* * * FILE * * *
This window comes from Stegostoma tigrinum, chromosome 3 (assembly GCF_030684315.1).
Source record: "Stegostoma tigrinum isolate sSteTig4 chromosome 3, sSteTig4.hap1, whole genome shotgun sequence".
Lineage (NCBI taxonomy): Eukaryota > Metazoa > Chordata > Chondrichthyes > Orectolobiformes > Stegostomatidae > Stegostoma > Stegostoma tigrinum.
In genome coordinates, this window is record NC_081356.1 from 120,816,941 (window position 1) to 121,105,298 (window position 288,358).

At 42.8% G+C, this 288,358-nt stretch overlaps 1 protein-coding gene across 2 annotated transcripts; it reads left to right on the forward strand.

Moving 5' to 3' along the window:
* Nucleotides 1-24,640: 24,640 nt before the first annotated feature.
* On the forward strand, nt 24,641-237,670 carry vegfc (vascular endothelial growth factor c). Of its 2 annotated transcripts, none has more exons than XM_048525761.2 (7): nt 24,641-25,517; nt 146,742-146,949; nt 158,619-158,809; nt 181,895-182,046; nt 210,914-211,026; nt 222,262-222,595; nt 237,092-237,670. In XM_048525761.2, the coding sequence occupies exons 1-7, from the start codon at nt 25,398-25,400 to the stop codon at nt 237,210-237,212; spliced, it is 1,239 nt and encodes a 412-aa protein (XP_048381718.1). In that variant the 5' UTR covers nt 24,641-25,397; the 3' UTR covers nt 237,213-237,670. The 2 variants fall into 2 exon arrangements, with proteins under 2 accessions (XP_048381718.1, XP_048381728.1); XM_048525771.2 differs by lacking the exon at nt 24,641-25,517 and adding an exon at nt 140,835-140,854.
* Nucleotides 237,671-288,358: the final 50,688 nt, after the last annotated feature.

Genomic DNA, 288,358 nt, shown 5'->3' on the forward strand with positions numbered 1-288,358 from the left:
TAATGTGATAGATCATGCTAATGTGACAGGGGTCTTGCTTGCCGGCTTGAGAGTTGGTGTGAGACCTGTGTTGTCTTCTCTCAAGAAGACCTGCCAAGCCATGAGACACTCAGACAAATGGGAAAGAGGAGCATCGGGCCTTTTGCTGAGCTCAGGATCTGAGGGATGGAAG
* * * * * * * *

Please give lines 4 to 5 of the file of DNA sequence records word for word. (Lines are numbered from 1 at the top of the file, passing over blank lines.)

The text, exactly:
In genome coordinates, this window is record NC_081356.1 from 120,816,941 (window position 1) to 121,105,298 (window position 288,358).

At 42.8% G+C, this 288,358-nt stretch overlaps 1 protein-coding gene across 2 annotated transcripts; it reads left to right on the forward strand.